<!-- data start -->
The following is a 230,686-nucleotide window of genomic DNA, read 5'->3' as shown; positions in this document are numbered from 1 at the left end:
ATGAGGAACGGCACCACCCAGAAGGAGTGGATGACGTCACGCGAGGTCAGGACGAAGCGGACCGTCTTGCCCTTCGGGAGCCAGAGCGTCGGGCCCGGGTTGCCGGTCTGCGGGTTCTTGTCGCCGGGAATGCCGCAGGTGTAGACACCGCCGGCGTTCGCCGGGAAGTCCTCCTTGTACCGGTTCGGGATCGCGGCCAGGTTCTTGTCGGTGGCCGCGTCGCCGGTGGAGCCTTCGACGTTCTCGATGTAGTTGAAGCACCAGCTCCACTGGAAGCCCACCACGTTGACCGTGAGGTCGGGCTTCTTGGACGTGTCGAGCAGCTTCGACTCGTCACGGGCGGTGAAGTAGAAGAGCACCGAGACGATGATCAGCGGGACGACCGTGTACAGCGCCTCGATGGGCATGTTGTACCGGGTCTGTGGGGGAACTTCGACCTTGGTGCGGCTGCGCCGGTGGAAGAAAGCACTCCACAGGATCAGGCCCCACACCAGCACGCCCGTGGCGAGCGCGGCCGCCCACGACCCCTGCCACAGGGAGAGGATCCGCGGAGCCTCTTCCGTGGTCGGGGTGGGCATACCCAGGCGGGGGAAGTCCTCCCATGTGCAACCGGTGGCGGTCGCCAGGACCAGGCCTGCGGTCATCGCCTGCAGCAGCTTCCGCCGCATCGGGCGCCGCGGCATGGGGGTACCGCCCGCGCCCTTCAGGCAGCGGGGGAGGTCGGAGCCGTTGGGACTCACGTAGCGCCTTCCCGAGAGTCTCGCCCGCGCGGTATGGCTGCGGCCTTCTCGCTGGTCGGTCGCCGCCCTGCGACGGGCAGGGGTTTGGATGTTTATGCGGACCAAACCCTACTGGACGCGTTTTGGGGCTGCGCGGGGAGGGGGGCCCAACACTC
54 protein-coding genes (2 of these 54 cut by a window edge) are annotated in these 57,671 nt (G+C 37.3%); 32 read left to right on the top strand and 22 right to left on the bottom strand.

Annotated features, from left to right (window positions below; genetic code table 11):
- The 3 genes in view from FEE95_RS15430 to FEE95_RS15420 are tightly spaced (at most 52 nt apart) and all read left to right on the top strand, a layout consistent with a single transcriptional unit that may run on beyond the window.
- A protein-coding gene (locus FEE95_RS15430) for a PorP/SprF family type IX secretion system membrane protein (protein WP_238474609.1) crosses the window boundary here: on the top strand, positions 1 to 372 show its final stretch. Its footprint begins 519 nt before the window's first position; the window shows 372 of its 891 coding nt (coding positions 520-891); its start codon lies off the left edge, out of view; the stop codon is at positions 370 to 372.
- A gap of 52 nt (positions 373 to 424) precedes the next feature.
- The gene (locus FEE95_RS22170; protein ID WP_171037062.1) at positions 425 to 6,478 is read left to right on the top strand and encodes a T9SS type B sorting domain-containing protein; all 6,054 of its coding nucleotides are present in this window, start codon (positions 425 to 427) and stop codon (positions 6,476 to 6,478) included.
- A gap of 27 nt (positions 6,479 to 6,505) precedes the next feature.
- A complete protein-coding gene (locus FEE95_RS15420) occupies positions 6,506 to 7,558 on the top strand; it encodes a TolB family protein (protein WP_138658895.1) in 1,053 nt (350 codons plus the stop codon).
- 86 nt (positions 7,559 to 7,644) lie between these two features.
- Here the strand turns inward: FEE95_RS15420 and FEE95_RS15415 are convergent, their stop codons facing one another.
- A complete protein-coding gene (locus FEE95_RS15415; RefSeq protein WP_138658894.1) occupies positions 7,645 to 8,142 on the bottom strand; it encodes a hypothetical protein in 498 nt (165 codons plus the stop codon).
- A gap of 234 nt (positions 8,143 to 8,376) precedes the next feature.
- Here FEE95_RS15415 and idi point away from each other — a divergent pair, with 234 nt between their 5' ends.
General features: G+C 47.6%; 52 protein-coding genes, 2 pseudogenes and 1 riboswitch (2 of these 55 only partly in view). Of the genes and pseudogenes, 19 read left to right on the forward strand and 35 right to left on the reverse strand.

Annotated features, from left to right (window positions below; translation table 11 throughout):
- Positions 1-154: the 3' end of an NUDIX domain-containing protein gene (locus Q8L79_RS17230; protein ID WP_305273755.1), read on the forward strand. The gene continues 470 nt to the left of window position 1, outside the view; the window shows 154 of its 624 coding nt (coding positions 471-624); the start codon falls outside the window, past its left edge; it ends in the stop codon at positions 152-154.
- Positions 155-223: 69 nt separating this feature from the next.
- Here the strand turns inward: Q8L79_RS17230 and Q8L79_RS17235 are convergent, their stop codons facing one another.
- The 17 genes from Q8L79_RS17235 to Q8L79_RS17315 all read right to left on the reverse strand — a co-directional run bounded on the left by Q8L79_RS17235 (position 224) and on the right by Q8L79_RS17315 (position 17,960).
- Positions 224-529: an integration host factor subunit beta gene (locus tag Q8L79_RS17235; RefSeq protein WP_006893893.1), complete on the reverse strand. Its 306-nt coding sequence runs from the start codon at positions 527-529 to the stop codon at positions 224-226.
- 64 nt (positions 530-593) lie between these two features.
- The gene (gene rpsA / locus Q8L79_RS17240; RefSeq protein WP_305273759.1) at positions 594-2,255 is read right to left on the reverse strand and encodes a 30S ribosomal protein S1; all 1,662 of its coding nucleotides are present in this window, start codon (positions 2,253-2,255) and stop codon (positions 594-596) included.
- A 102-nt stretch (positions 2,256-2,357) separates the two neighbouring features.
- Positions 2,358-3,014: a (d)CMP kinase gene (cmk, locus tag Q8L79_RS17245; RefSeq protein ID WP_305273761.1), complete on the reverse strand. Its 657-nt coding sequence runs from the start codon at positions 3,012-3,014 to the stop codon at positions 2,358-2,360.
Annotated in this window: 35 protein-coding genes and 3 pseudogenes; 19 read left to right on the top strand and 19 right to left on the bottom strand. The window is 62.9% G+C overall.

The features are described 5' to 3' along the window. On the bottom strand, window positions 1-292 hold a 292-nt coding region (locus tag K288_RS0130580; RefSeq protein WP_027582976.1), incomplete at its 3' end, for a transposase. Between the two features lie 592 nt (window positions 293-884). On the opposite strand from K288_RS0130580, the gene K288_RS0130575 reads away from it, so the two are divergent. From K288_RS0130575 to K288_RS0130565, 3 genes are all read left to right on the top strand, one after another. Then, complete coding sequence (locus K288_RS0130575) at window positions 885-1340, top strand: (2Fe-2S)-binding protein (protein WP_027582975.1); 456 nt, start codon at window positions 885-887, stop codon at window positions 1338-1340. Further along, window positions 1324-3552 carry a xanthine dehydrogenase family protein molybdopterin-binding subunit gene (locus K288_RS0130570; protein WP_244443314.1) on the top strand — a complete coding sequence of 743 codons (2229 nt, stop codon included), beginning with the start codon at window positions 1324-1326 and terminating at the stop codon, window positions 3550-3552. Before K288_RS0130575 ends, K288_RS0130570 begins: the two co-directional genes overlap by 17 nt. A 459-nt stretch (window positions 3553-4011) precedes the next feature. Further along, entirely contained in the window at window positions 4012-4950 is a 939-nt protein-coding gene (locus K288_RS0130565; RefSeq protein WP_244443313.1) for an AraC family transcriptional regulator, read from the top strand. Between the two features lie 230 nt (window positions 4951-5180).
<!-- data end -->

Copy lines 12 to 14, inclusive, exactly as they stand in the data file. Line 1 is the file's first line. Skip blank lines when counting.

- Here the strand turns inward: FEE95_RS15420 and FEE95_RS15415 are convergent, their stop codons facing one another.
- A complete protein-coding gene (locus FEE95_RS15415; RefSeq protein WP_138658894.1) occupies positions 7,645 to 8,142 on the bottom strand; it encodes a hypothetical protein in 498 nt (165 codons plus the stop codon).
- A gap of 234 nt (positions 8,143 to 8,376) precedes the next feature.